The Geometry of Sound: Watch Artist Kenichi Kanazawa Make Amazing Geometric Designs Out of Sand, Using Sound Waves Alone

Before our eyes, Japan­ese artist Kenichi Kanaza­wa cre­ates crisp shapes and geo­met­ric pat­terns with no spe­cial tools but sand and sound, the kind of work that at first looks express­ly designed to go viral on social media. But he’s been at it much longer than that: “Orig­i­nal­ly a sculp­tor by trade,” accord­ing to Spoon & Tam­ago’s John­ny Wald­man, “Kanaza­wa began work­ing with steel and sound in 1987 after col­lab­o­rat­ing with the late sound artist Hiroshi Yoshimu­ra. Today, his work pri­mar­i­ly involves ele­ments like sound, vibra­tion and heat: mak­ing the invis­i­ble, vis­i­ble.” Or in oth­er words, using what crit­ic and music Ted Gioia calls, in a tweet of one of Kanaza­wa’s short table­top per­for­mances, “the pow­er of sound to cre­ate order out of chaos.”

Kanaza­wa does­n’t use just any old tables, but spe­cial ones made of steel, the bet­ter to res­onate when he taps and strokes them with his vari­ety of mal­lets. Nor does he use just any old sand, opt­ing instead for either a pure white — for max­i­mum visu­al stark­ness against the black steel — or a set of bright col­ors, as in the video at the top of the post.

What­ev­er its place on the spec­trum, the stuff seems to rearrange itself across the sur­face in response to the tones cre­at­ed by the artist. The strik­ing pre­ci­sion of the effects pro­duced by this inter­ac­tion of sand, steel, and sound gets view­ers won­der­ing what, sci­en­tif­i­cal­ly, is going on here. The under­ly­ing set of phe­nom­e­na has a name: cymat­ics, coined in the 1960s by a Swiss doc­tor named Hans Jen­ny.

In his book Heal­ing Songs, Gioia calls Jen­ny’s study of cymat­ics “the most impres­sive and rig­or­ous inquiry yet made into the nature of vibra­tions and their impact on phys­i­cal objects of var­i­ous sorts.” In such a medi­um sen­si­tive to son­ic vibra­tions, Jen­ny him­self writes, “a pat­tern appears to take shape before the eye and, as long as the sound is spo­ken, to behave like some­thing alive.” This also fair­ly describes Kanaza­wa’s danc­ing sand, whether seen from up close or at a dis­tance. Phys­i­cal­ly speak­ing, sound is, of course, a form of vibra­tion, which is itself a form of motion. But for an observ­er like Jen­ny — an adher­ent of eso­teric philoso­pher Rudolf Stein­er’s anthro­pos­o­phy, a school of thought ori­ent­ed toward the obser­va­tion of the spir­i­tu­al world through sen­so­ry expe­ri­ence — Kanaza­wa’s work would sure­ly have, as it were, much deep­er res­o­nances.

via @Ted­Gioia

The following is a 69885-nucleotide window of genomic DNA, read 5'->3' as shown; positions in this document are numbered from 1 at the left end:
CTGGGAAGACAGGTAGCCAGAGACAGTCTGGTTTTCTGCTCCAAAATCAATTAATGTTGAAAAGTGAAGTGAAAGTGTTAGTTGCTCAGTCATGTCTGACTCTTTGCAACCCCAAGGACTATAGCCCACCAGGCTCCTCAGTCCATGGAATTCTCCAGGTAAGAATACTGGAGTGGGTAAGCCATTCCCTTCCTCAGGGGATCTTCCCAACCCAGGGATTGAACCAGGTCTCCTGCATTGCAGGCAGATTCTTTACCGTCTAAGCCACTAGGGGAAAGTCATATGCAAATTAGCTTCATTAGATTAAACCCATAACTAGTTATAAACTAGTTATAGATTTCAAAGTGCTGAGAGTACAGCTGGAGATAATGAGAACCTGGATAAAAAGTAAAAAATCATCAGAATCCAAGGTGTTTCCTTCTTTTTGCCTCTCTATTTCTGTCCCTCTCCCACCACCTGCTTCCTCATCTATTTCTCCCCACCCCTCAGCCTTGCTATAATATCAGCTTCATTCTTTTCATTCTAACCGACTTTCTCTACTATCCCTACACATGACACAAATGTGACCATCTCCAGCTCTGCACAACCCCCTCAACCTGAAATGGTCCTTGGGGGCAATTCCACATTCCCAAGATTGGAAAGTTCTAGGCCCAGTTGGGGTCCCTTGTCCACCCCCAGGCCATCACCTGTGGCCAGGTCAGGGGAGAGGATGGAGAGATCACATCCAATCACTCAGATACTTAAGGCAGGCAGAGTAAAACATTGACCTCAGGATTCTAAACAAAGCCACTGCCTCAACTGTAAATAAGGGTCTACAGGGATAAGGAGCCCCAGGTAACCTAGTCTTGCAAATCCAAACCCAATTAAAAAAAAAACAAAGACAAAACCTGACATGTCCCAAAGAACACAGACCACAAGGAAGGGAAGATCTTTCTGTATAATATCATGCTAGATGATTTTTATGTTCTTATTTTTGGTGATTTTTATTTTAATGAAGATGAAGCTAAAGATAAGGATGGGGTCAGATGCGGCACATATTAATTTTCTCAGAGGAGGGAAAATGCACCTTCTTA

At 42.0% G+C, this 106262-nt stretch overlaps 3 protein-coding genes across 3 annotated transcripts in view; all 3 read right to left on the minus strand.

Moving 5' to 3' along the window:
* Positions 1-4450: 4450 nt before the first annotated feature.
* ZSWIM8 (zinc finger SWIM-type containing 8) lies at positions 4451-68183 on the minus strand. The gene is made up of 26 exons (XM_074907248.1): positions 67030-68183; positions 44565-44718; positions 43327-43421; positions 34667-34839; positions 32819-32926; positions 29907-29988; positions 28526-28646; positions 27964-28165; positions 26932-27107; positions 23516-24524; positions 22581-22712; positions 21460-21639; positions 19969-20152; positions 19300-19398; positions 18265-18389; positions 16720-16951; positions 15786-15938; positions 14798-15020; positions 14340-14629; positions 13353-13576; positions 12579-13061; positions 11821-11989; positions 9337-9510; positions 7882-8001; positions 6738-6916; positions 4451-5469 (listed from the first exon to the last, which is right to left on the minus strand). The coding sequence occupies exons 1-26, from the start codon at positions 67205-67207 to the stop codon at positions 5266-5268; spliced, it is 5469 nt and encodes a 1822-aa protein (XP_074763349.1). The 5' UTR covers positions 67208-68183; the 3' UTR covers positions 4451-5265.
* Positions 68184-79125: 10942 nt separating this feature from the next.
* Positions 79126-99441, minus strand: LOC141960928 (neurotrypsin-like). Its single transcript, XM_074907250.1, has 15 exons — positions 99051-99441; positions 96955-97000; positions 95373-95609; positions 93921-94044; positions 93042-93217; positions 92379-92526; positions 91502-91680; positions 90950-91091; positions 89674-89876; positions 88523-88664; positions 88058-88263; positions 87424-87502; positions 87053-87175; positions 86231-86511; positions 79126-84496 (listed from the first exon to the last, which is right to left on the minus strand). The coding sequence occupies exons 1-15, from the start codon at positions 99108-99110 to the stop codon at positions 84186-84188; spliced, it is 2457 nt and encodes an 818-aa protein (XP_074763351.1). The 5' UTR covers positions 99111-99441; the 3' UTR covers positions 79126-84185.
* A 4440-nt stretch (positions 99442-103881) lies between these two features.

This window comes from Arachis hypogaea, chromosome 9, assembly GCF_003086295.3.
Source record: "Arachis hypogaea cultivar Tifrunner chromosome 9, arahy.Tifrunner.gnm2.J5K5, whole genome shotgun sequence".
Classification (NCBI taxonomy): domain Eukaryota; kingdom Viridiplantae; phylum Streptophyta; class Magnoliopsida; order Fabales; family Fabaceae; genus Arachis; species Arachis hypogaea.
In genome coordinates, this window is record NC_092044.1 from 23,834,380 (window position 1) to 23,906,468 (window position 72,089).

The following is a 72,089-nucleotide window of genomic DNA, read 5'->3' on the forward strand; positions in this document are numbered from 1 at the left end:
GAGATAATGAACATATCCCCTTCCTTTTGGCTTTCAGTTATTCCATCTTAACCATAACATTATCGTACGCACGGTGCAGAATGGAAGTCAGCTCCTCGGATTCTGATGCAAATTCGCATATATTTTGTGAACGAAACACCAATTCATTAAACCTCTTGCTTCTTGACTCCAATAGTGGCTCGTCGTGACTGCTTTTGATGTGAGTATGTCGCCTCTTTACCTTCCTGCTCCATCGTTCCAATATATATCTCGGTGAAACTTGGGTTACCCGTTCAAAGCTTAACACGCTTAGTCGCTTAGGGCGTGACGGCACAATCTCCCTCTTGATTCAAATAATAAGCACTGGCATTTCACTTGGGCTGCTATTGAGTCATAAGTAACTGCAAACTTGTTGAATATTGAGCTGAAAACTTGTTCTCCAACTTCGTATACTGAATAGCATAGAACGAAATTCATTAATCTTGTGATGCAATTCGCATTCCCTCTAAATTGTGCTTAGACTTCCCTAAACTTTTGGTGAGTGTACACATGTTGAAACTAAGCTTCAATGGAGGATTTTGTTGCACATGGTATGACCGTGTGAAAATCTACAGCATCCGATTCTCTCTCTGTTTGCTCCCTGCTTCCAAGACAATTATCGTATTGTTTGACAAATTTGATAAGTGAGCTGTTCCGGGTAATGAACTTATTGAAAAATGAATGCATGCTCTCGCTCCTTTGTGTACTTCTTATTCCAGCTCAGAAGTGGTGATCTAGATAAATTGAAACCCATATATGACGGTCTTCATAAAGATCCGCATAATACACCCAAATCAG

Relat­ed Con­tent:

The Geom­e­try of Sound Waves Visu­al­ized

What Does Sound Look Like?: The Audi­ble Ren­dered Vis­i­ble Through Clever Tech­nol­o­gy

The Physics of Play­ing a Gui­tar Visu­al­ized: Metallica’s “Noth­ing Else Mat­ters” Viewed from Inside the Gui­tar

Based in Seoul, Col­in Mar­shall writes and broad­casts on cities, lan­guage, and cul­ture. His projects include the Sub­stack newslet­ter Books on Cities, the book The State­less City: a Walk through 21st-Cen­tu­ry Los Ange­les and the video series The City in Cin­e­ma. Fol­low him on Twit­ter at @colinmarshall, on Face­book, or on Insta­gram.

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  • jeff volk says:

    I am the pub­lish­er of Hans Jen­ny’s com­pos­ite edi­tion of his two books, Cymat­ics Vols.I&II, first Eng­lish edi­tion, 2001. Just around Thanks­giv­ing 2020, as I was con­sid­er­ing reprint­ing the book, Ted Gioia post­ed an excerpt of Kenichi Kanaza­wa’s video clip of his “cymat­ic coro­na” (def­i­nite­ly the best coro­na going around at that time!) and as the cos­mic trick­ster would have it, it went viral (no pun intend­ed). Our reprint plans were delayed thanks to the oth­er virus, but that has giv­en us time to exten­sive­ly revise this 5th edi­tion. In this edi­tion we will be print­ing a fore­word by Gioia in which he describes his amaze­ment upon see­ing Kanaza­wa’s demonstration,and we would like to include an image or two of this clip in his text. I would like to con­tact the artist to request his per­mis­sion to do so, so I am ask­ing you to send me his con­tact infor­ma­tion so I can write to him direct­ly. You can reach me via the email address above and I thank you in advance for your assis­tance.
    I look for­ward to hear­ing back from you at your ear­li­est con­ve­nience. In res­o­nance, Jeff Volk, Pub­lish­er, MACRO­me­dia Pub­lish­ing, Eliot, Maine, USA.

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